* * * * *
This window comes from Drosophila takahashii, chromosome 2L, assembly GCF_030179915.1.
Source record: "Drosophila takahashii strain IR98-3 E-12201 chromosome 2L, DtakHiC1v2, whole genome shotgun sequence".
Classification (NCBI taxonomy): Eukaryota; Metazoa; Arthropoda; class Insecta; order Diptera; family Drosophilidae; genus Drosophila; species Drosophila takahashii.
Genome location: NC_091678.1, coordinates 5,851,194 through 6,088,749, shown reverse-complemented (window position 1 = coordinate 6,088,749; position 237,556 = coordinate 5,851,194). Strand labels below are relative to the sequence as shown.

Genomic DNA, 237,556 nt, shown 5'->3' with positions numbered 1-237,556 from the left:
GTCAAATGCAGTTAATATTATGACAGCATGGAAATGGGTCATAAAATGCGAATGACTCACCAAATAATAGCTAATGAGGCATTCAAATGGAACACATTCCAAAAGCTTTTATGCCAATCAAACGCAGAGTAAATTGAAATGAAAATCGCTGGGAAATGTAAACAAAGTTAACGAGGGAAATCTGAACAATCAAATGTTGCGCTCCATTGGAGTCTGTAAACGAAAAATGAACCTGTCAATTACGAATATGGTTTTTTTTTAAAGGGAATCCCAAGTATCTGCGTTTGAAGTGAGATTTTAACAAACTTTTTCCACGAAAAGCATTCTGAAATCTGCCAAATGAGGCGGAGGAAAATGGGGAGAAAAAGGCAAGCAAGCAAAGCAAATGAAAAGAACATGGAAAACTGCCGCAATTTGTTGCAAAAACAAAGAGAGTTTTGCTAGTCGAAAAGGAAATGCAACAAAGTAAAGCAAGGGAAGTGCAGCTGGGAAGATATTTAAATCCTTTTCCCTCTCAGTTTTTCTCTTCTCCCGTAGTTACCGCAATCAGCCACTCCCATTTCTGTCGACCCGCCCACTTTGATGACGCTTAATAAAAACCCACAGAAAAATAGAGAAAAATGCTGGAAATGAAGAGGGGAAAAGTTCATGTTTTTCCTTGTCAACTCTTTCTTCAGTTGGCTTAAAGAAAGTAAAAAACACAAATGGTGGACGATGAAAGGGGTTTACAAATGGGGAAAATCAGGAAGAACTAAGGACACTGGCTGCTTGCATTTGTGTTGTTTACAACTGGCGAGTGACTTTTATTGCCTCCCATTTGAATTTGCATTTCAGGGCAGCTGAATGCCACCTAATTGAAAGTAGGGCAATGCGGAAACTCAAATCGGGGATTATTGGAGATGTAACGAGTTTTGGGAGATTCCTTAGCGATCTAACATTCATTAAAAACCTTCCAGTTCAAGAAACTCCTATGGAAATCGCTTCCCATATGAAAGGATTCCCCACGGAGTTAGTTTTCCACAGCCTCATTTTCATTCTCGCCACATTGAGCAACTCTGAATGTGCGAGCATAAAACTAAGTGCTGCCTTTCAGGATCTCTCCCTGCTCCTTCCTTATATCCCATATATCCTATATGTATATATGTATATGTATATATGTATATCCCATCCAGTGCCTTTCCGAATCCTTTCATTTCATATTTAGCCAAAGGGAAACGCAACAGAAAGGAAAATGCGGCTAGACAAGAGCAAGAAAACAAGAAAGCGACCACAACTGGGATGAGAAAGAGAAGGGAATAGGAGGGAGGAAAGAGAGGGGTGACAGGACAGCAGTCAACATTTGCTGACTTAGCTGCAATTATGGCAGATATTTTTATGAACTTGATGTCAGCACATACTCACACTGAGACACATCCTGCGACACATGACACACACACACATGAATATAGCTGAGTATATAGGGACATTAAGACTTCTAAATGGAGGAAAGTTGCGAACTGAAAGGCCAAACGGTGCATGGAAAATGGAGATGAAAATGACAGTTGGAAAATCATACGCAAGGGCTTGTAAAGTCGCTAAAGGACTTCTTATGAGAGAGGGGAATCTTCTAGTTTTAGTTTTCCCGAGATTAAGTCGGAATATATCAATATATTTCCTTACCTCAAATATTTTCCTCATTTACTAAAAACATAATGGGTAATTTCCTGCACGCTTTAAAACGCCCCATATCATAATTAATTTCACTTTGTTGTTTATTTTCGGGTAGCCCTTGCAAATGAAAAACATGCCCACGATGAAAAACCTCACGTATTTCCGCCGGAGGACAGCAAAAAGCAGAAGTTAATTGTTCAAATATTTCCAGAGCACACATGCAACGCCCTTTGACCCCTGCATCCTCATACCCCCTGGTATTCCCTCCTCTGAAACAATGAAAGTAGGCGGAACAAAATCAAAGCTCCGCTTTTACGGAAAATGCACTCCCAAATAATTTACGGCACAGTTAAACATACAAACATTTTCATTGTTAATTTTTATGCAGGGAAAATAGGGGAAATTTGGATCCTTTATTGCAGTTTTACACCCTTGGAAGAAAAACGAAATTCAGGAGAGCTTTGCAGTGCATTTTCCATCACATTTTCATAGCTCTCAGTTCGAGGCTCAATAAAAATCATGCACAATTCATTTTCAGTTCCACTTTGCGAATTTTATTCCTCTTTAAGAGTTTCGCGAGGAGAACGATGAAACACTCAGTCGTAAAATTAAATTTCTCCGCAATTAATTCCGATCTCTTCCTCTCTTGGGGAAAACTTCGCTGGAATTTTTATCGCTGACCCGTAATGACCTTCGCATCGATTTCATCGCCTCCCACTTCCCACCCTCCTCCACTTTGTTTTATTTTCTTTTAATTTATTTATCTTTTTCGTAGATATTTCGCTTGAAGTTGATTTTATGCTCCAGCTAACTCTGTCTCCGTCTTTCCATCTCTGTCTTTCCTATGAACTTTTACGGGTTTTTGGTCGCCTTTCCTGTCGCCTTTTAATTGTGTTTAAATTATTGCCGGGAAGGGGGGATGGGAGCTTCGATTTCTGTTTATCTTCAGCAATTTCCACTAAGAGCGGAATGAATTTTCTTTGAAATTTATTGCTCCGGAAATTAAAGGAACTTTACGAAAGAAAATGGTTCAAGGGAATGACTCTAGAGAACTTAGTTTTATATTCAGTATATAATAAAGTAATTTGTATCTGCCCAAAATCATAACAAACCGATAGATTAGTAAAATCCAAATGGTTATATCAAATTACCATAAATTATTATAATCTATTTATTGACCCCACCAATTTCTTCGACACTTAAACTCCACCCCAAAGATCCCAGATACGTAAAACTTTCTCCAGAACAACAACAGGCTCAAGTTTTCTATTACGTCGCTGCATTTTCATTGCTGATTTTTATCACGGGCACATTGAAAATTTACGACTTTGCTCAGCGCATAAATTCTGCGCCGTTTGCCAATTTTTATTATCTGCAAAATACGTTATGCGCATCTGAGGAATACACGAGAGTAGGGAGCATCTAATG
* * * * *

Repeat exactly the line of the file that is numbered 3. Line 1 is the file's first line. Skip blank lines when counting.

Classification (NCBI taxonomy): Eukaryota; Metazoa; Arthropoda; class Insecta; order Diptera; family Drosophilidae; genus Drosophila; species Drosophila takahashii.